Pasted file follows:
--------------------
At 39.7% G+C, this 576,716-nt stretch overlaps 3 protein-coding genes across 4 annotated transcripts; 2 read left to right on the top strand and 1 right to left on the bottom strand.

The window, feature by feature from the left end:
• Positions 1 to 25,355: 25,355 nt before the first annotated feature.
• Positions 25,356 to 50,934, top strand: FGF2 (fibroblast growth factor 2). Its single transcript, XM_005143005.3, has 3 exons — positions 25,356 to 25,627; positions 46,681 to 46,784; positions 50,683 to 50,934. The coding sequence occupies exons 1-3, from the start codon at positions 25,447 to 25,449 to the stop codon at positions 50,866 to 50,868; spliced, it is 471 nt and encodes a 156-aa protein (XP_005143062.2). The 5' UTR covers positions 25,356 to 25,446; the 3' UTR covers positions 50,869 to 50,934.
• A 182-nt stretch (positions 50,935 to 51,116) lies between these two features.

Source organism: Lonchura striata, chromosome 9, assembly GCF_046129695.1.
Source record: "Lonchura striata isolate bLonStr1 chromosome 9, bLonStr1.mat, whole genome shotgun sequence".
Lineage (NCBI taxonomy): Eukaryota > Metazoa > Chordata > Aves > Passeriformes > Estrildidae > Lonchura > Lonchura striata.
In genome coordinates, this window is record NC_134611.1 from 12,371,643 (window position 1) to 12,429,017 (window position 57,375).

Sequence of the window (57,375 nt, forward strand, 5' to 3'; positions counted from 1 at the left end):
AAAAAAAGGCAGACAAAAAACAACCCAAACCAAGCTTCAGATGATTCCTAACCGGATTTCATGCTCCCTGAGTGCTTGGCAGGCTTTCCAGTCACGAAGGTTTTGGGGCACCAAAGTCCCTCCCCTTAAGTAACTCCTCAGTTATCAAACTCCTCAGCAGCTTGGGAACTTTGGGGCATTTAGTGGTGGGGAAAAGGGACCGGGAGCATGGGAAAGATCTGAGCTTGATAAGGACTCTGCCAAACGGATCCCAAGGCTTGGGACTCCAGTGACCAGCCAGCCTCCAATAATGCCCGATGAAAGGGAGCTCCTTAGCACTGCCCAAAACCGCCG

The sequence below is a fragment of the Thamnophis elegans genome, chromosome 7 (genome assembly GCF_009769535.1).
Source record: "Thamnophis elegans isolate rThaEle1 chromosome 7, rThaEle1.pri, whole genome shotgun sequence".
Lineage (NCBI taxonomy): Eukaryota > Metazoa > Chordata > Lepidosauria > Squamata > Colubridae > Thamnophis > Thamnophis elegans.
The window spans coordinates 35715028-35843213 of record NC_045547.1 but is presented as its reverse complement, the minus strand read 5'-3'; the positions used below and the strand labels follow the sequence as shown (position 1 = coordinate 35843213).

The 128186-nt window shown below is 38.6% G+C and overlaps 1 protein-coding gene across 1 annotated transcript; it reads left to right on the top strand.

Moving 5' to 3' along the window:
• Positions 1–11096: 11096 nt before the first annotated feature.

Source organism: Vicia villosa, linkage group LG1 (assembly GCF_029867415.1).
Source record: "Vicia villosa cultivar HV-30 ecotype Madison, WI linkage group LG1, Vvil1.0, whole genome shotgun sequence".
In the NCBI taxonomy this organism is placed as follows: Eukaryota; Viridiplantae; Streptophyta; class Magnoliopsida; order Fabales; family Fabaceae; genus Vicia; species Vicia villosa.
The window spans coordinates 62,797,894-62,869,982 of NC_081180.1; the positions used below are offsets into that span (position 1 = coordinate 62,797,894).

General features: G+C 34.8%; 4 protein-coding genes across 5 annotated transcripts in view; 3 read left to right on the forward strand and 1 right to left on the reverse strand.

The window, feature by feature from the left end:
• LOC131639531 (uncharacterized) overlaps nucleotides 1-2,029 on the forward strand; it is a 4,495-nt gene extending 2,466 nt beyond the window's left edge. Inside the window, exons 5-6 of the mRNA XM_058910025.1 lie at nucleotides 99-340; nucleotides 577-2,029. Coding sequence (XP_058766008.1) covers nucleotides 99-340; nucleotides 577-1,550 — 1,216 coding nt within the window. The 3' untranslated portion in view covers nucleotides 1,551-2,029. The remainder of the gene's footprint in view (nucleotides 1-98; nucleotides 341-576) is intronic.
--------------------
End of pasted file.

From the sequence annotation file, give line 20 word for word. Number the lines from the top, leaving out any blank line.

Source record: "Vicia villosa cultivar HV-30 ecotype Madison, WI linkage group LG1, Vvil1.0, whole genome shotgun sequence".